Everyone is talking about this letter, which has been making the rounds on the Facebook:
Buster Blonde at Persephone Magazine already has thoroughly debunked the shaky economics of this letter, while various commenters point out the absurdity of someone who attended a public university on a scholarship claiming that they did it all without handouts.
Now Ed over at ginandtacos chimes in with this cogent observation on the cognitive bias that underlies the entire letter:
If I am a success, my brain wants me to believe that I have succeeded because I am good – talented, hard working, and so on. The converse is that people who do not succeed must be lazy, talentless, or prone to making bad decisions. It’s a basic victim-blaming premise. A common example used with this bias is rape. If we blame the victim, it makes us feel safer. Rather than confronting the scary reality that it could happen to you at random, we believe that if we avoid the behaviors of the previous victims then we will remain safe.
Thus the overly simplistic worldview we see on display in the above photo. We start with our brain’s desire to bolster our self-image – You’re a big success, Timmy! You’ve earned all that you have! – and end with a worldview that requires us to assign the same level of responsibility to others. If we admit that external factors such as chance or social class influence others’ outcomes, then we would be admitting that the same things might have benefited us. But of course I didn’t just “get lucky”…I earned all of this. So don’t you whiners go blaming bad luck or forces beyond your control if you’re not happy. You’ve clearly made a lot of bad decisions, the same kind that I’m smart enough to avoid.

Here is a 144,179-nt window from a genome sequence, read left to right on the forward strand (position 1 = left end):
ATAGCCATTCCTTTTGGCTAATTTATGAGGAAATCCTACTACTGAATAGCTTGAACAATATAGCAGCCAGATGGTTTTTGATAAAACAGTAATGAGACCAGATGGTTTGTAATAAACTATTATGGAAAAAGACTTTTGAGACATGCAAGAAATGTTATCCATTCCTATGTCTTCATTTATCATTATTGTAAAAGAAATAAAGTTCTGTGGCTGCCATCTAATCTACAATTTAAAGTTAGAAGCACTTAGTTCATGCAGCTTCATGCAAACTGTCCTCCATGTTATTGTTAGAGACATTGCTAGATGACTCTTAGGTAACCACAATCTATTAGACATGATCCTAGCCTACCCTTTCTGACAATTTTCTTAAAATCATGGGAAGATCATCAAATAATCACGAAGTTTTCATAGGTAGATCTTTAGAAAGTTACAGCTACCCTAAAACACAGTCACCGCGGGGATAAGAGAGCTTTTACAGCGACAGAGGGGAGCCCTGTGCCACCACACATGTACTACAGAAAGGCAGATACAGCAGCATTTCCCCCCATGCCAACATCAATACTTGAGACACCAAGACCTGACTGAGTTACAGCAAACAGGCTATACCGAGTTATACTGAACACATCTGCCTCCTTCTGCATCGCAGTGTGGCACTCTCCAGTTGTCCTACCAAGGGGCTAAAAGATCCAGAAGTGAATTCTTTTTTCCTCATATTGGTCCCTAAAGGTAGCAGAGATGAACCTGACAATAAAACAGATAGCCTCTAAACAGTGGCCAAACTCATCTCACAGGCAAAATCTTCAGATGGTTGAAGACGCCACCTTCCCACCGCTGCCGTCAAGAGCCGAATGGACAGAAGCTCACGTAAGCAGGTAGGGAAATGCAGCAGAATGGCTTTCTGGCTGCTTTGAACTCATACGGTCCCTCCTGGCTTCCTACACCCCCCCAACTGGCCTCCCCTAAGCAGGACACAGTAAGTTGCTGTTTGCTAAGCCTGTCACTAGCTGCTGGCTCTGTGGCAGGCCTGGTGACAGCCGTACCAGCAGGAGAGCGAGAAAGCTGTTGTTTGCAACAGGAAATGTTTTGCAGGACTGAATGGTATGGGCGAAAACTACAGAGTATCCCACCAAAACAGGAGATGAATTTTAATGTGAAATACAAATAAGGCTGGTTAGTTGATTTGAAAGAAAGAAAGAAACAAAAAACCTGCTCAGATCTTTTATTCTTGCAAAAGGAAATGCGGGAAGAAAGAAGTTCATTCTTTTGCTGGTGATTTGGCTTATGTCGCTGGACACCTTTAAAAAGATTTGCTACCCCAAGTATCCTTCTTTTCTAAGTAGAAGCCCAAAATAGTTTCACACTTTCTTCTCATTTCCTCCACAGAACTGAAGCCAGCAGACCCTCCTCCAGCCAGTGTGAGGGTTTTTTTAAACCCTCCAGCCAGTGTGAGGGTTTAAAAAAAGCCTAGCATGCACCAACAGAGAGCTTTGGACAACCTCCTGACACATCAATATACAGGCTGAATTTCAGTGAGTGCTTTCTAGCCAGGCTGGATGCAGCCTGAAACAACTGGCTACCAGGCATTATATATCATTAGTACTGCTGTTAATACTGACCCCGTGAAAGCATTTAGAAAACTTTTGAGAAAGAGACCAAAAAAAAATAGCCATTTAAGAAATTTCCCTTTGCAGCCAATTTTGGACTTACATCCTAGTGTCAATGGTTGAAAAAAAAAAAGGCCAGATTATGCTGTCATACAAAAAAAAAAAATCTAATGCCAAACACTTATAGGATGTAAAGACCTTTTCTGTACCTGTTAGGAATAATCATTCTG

For my part, I am always baffled when people accept this equation at face value:
hard work = success
I’ve never seen a correlation between these two things, which is to say that some of the hardest working people I know are dirt poor or seriously struggling while many of the wealthy people I know did little or nothing to earn their riches. Hard work? You mean cleaning motel rooms, waiting tables, caring for the elderly?
Yes, yes, I get it, you worked hard and you are successful — don’t you ever allow the thought to enter your head that it could have gone otherwise? That you could have worked just as hard and failed?
Update: And don’t get me started on the “Jesus wants me to be rich” people. How can we take you seriously if you can’t be bothered to consult the most fundamental statements of your own guru?
Update 2: From the comments at ginandtacos, this sign could be shortened to: I am white.